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Joseph Duffy could be fighting in the UFC for the last time this weekend

“Things have to change, and I feel that if I don’t stand up and say it now then it’s never going to happen.”

UFC lightweight Joseph Duffy.
UFC lightweight Joseph Duffy.
Image: Tommy Lakes/The42

JOSEPH DUFFY ADMITS that his fighting future remains unresolved as he prepares for the final bout on the five-fight contract he signed with the UFC in January 2015.

Duffy (16-2) is set to take on Reza Madadi on Saturday evening at the O2 in London. The lightweight contest will headline the preliminary portion of the UFC Fight Night 107 card (live on UFC Fight Pass from 5.30pm).

The Donegal native revealed last September that he has found himself in a contract impasse with the UFC. The organisation has offered him a new deal but Duffy doesn’t feel the terms are a fair representation of his value.

He’s subsequently on course to be a free agent when he wakes up on Sunday morning, so conversations with rival organisations like Bellator are inevitable.

Duffy had been striving to make it to the UFC since long before he made his professional mixed martial arts debut in 2008. However, should he continue to stand firm, Saturday’s clash with Madadi is likely to end his association with the company.

“It’s hard to say what’ll happen from here,” Duffy said. “To tell you the truth, I haven’t looked further than this fight. Obviously it’s a possibility that it will be my last [UFC] fight. Hopefully everything will be resolved pretty quickly after the fight.”

Duffy will be aiming for his fourth UFC win when he faces Madadi. The 29-year-old’s three victories to date have all come inside the first round. The only blemish on his ledger in the octagon was inflicted by top 10 contender Dustin Poirier via decision.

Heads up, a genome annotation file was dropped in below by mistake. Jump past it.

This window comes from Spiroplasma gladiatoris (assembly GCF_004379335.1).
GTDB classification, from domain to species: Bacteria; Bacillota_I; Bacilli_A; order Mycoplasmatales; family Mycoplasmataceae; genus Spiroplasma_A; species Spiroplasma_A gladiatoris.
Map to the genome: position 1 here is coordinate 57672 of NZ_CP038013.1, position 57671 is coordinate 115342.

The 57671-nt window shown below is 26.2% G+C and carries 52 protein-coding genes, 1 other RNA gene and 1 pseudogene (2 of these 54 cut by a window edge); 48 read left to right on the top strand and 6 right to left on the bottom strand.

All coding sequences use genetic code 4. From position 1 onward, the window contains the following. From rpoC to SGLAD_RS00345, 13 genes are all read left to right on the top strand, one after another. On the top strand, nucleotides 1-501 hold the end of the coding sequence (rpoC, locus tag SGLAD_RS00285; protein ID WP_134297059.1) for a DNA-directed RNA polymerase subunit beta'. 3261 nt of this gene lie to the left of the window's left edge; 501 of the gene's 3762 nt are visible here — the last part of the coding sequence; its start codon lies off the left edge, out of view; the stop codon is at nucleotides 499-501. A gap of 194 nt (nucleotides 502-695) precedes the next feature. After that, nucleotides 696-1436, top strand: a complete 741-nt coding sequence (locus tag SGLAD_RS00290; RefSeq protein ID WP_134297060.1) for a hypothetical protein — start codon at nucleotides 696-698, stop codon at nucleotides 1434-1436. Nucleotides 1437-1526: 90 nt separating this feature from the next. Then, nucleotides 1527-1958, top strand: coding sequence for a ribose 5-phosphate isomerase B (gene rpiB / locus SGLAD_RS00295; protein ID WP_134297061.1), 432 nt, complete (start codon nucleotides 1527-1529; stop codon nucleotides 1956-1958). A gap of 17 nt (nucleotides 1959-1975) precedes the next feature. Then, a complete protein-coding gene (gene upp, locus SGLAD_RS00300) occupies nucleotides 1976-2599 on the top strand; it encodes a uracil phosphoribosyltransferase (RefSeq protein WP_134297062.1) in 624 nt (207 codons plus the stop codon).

827A1633 Duffy needed just 25 seconds to submit Mitch Clarke in his most recent outing. Source: Tommy Lakes/The42

Nevertheless, the UFC’s offer of a new contract doesn’t — in Duffy’s opinion — reflect his achievements. Instead of accepting what’s been put on the table, Duffy has decided to take a stand and test the waters of free agency.

He knows he’s not the first fighter to go head-to-head with the UFC when it comes to contract negotiations. Bigger names than Duffy — such as Rory MacDonald and Benson Henderson — have been forced to move on after adopting a similar approach didn’t yield the desired outcome.

But in an age when fighters’ marketability appears to be of more value to the UFC than their skill, the understated former boxer insists that it’s important for him to stay true to his principles.

He said: “Things have to change, and I feel that if I don’t stand up and say it now then it’s never going to happen. I’ll take what I’m given and I’ll be in the same position with my next contract. You’ve just got to be true to yourself. You’ve got to do what you feel is the right thing and that’s what I’m doing.

“I feel like I’ve done what was asked of me. They ask us before every fight to go out and try to steal the show. I never hold back when I go out there, I try to put on the best performance possible.

“I feel like my fights have been pretty exciting. That’s our job — to go in and put on exciting fights, not the other stuff outside the octagon. Obviously that’s a part of it but the priority is what happens in the fights.”

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Paul Dollery

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